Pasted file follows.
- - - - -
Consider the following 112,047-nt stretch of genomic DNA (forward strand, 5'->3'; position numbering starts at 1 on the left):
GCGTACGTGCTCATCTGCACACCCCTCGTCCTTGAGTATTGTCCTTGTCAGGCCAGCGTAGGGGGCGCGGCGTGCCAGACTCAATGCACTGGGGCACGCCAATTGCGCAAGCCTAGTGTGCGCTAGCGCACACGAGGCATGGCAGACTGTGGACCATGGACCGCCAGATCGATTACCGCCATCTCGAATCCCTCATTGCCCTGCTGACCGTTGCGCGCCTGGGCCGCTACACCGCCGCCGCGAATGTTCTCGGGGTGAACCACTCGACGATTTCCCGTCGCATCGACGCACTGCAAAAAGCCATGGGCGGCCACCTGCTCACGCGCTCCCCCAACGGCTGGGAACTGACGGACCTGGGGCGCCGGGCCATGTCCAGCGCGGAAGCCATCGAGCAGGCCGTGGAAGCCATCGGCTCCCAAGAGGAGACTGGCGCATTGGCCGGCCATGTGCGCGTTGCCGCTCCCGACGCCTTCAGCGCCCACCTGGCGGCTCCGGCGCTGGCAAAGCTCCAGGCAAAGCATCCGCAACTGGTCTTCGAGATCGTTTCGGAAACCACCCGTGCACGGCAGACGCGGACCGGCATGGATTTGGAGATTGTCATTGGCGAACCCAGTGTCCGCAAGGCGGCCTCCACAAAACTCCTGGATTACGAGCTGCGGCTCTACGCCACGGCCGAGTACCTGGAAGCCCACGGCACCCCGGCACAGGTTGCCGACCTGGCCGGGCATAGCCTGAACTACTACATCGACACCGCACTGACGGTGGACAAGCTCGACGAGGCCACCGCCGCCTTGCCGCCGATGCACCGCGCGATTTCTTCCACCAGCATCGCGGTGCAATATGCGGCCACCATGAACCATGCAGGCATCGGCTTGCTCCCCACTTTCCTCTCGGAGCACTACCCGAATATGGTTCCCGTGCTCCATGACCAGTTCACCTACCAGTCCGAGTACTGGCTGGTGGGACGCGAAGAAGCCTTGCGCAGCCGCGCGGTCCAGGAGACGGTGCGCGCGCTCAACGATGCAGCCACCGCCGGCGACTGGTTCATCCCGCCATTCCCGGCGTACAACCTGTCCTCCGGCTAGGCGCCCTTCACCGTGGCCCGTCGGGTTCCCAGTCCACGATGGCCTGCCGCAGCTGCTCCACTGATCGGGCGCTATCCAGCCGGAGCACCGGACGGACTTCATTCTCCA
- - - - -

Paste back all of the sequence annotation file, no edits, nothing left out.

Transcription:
Consider the following 112,047-nt stretch of genomic DNA (forward strand, 5'->3'; position numbering starts at 1 on the left):
GCGTACGTGCTCATCTGCACACCCCTCGTCCTTGAGTATTGTCCTTGTCAGGCCAGCGTAGGGGGCGCGGCGTGCCAGACTCAATGCACTGGGGCACGCCAATTGCGCAAGCCTAGTGTGCGCTAGCGCACACGAGGCATGGCAGACTGTGGACCATGGACCGCCAGATCGATTACCGCCATCTCGAATCCCTCATTGCCCTGCTGACCGTTGCGCGCCTGGGCCGCTACACCGCCGCCGCGAATGTTCTCGGGGTGAACCACTCGACGATTTCCCGTCGCATCGACGCACTGCAAAAAGCCATGGGCGGCCACCTGCTCACGCGCTCCCCCAACGGCTGGGAACTGACGGACCTGGGGCGCCGGGCCATGTCCAGCGCGGAAGCCATCGAGCAGGCCGTGGAAGCCATCGGCTCCCAAGAGGAGACTGGCGCATTGGCCGGCCATGTGCGCGTTGCCGCTCCCGACGCCTTCAGCGCCCACCTGGCGGCTCCGGCGCTGGCAAAGCTCCAGGCAAAGCATCCGCAACTGGTCTTCGAGATCGTTTCGGAAACCACCCGTGCACGGCAGACGCGGACCGGCATGGATTTGGAGATTGTCATTGGCGAACCCAGTGTCCGCAAGGCGGCCTCCACAAAACTCCTGGATTACGAGCTGCGGCTCTACGCCACGGCCGAGTACCTGGAAGCCCACGGCACCCCGGCACAGGTTGCCGACCTGGCCGGGCATAGCCTGAACTACTACATCGACACCGCACTGACGGTGGACAAGCTCGACGAGGCCACCGCCGCCTTGCCGCCGATGCACCGCGCGATTTCTTCCACCAGCATCGCGGTGCAATATGCGGCCACCATGAACCATGCAGGCATCGGCTTGCTCCCCACTTTCCTCTCGGAGCACTACCCGAATATGGTTCCCGTGCTCCATGACCAGTTCACCTACCAGTCCGAGTACTGGCTGGTGGGACGCGAAGAAGCCTTGCGCAGCCGCGCGGTCCAGGAGACGGTGCGCGCGCTCAACGATGCAGCCACCGCCGGCGACTGGTTCATCCCGCCATTCCCGGCGTACAACCTGTCCTCCGGCTAGGCGCCCTTCACCGTGGCCCGTCGGGTTCCCAGTCCACGATGGCCTGCCGCAGCTGCTCCACTGATCGGGCGCTATCCAGCCGGAGCACCGGACGGACTTCATTCTCCA